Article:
Publisert: 5. desember
This was certainly an interesting experience... and a tedious, frustrating one at the same time.
I must admit that I had a light craving for a JRPG lite like this one, before it showed up in a Humble Bundle, so I was all over it as soon as I got it, and finished it in something disturbingly close to "one go". And I can't say that I've enjoyed myself thoroughly, can't say I can recommend it. Why? Where do I start...
You are dumped way past some imaginary beginning of the story in a cartoonish steampunky/fantasyish world, without (m)any explanation(s) and with very vague suggestions about what needs to be done. So, you save some random old "famous hunter" from a rampaging bear. Which runs away. And then you're told to go back, find it and kill it. Oh, and some friend of yours is looking for a professor who didn't show up. And there you are, level 1-2, in the middle of a city that's a veritable metropolis compared to most cities of the genre. With hope in your heart, you go exploring. And then all that boils down to a stream of mostly empty houses "belonging" to people who supported it on Kickstarter. Which is cool, but from a gamer's selfish perspective useless, boring, time consuming and lazy. You wander from house to house hoping that someone will be there and mention something questish - because when they do (in every... say... 10th house? 8th?), it can actually be cute & original. Not always though And that's the problem with the game in its entirety. The world map is very, very big. And very, VERY empty. 98% of your time, if you have ANY sort of completist or exploratory tendencies, will be spent wandering in the middle of nowhere with too frequent interruptions from random encounters, which soon become dull, mindless "enterfests". You click the ♥♥♥♥ out of your enter key. Because there's generally no need, at least for a bigger part of the game, for much more. And it makes that huge empty (be it a forest or a plain) space even more irritating. And it feels completely unfinished. The ONLY other town you'll be able to access, Silverhead, is 3 times larger. And looks wrong and looks bad. It really could've been separated into 2-3 separate towns and make far more sense.
You'll find cute touches here & there, nice, sometimes even humorous little details/easter eggs if you wish, so it's not all that bad.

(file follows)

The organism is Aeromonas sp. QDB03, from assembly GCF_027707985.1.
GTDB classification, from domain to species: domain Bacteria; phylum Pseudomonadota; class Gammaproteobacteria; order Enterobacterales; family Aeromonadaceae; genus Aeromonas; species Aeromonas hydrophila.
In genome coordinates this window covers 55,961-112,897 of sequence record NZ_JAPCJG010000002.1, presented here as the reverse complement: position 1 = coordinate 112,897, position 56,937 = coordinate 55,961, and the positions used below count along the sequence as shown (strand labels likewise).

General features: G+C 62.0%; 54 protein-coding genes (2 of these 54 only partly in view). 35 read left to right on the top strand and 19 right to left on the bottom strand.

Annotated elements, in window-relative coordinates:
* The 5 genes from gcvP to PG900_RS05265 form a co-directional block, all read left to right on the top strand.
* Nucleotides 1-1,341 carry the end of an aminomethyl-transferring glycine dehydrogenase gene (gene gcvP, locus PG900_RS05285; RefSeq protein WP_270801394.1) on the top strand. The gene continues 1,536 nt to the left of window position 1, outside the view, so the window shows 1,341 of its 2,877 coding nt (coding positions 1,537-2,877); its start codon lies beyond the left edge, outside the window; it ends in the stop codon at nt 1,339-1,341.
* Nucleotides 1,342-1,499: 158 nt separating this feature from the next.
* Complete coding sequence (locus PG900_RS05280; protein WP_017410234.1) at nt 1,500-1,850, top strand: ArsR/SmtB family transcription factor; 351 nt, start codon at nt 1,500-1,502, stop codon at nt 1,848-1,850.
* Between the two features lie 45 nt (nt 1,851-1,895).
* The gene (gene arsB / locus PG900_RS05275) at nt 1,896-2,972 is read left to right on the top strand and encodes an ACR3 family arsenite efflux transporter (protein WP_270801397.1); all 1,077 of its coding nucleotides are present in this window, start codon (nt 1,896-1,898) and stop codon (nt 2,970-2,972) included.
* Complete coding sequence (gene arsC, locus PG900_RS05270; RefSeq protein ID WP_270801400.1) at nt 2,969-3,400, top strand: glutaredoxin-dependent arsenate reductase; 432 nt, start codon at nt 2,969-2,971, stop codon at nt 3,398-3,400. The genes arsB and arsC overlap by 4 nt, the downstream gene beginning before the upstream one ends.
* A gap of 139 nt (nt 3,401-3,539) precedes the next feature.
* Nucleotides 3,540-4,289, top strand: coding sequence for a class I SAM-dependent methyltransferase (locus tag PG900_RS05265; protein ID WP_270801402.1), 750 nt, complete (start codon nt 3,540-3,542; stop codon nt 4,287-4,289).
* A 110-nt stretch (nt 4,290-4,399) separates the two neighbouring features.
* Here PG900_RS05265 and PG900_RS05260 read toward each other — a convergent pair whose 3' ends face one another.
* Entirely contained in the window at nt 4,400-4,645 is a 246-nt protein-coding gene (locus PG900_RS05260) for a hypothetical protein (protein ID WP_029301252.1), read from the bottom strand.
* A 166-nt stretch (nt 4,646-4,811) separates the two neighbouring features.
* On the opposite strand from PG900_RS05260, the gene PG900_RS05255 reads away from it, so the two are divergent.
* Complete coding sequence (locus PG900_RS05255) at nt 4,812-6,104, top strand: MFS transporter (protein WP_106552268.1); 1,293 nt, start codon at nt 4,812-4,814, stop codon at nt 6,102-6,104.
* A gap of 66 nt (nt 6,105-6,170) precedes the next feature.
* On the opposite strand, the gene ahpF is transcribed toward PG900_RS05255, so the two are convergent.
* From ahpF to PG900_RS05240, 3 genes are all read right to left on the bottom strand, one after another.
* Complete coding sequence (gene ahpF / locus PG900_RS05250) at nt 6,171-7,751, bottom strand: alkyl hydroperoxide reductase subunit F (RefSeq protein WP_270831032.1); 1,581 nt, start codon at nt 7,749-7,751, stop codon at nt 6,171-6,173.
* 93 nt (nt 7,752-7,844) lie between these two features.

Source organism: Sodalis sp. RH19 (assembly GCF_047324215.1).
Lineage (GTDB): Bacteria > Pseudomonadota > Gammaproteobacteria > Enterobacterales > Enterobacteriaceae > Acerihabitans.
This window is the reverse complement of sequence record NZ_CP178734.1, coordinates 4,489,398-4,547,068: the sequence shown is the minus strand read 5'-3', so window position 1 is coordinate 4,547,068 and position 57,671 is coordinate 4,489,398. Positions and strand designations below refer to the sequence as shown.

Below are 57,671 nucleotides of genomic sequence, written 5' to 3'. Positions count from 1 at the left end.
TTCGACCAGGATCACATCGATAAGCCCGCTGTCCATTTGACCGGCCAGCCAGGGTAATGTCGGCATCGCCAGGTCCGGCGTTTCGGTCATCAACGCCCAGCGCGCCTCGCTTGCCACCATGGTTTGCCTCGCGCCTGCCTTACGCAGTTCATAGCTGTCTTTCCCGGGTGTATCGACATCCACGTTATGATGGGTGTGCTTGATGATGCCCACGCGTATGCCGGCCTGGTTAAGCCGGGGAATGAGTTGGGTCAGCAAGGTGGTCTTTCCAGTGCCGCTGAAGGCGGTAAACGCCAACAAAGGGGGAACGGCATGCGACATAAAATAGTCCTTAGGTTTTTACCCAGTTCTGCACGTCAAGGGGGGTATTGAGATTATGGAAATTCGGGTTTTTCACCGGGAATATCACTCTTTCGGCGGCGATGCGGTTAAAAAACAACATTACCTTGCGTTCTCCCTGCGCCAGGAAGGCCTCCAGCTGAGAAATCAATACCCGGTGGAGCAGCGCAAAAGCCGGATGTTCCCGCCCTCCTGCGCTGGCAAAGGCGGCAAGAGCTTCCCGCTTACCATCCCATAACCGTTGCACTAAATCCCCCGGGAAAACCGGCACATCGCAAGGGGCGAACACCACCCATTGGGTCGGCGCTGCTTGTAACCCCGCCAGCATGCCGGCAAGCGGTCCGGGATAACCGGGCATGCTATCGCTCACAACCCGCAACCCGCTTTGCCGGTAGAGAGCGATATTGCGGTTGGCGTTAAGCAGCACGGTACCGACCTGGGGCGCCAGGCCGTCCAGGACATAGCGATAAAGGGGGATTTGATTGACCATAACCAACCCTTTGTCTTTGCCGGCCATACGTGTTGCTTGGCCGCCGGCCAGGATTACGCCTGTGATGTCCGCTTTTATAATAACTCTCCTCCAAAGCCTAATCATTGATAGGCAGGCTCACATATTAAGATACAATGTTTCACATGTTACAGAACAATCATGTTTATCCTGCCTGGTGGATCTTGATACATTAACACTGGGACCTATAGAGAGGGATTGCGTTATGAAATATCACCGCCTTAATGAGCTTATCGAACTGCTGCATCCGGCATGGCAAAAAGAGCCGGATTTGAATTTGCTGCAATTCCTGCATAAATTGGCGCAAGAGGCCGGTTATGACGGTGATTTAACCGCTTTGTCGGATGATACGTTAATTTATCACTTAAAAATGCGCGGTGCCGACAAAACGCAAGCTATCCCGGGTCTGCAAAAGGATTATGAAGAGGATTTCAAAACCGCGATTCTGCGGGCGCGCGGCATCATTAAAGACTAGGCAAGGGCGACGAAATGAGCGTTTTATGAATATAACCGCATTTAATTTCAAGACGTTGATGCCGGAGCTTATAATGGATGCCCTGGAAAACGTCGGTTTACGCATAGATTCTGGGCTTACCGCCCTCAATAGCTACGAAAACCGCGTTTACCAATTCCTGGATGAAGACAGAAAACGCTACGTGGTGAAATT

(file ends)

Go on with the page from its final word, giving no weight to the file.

The game makes fun of stereotypes and illogical actions inherent to the genre, like, yeah, barging into people's homes and pillaging everything, or randomly dropped loot. It actually manages to be funny here & there. The two main characters (a fighter of sorts and a ranger of sorts) exchange cute banter - though you don't find much about them, their interaction IS charming in a way.
And the quests can be interesting, but the lack of a proper map/description renders them frustrating. So, you need to find a guy who lives in the south of Silverhand. Cute, there's only 40 nearly identical houses you need to check there. What fun. So, you have to travel to some mountains north of Silverhand. Well, guess what, there are NO mountains north of Silverhand - the ones in question are to the east. Another quest tells you to go south of those very mountains - but you get it far earlier in the game. So you don't really know where to look. Great. And those random encounters don't help. Trust me, if you're the exploring type, like I am, reaching one edge of the map, fighting increasingly hard battles only to find a place with "very good fishing" - with exactly the same 2 kinds of fish as everywhere else... You get disappointed. Though the minigame is cute. Oh, remember that bear I mentioned? You need to bait it with fish. But it doesn't tell you which kind. And, no, it's not the ones you catch, it's one you can only get from a single store in the nearby town. Great.
Back to the battles... Honestly, the only "close" battles I've had were @level 1-2, maybe a couple of random ones at the eastern edge of the map, aaand... maybe, just maybe the last battle. But I did do all the sidequests. I haven't used almost any item in battle apart from regular potions, maybe once or twice hi-potions. There's a third character, which you CAN ignore, I think, but he's a cleric of sorts, and even though the potions are plentiful, you'll need him. Items are OK enough, well balanced I guess, and you have multiple choices (the main caracter can use both swords and guns, and he has different specials for different weapons, you get to adjust which special(s) you find more usefull). Things get more interesting later on when/if you acquire summons for your two main characters, which go with prerendered animations that get boring very fast. Speaking of items... there's only one (1) shield in the entire game, and you get it through a quest. Wha?
Graphics are cute and adequate, if they are really generic, from RPG Maker (can't tell), then boo, but they do their job really. The music can really be nice, but the battle theme starts grating on your nerves soon enough.
I love this genre. I really do. That, and a bout of non-productive insomnia was what kept me going for hours at this game. And the promise of a story, that doesn't quite get fulfilled. Nothing more, nothing less. It's a hodgepodge of good and bad ideas, enjoyment and irritating frustration. Seemingly lazy/unfinished stuff and inspired details. Despite everything, I will likely try the Episode Two as well. But I can't recommend this to anyone outside of a bundle, especially at 10€.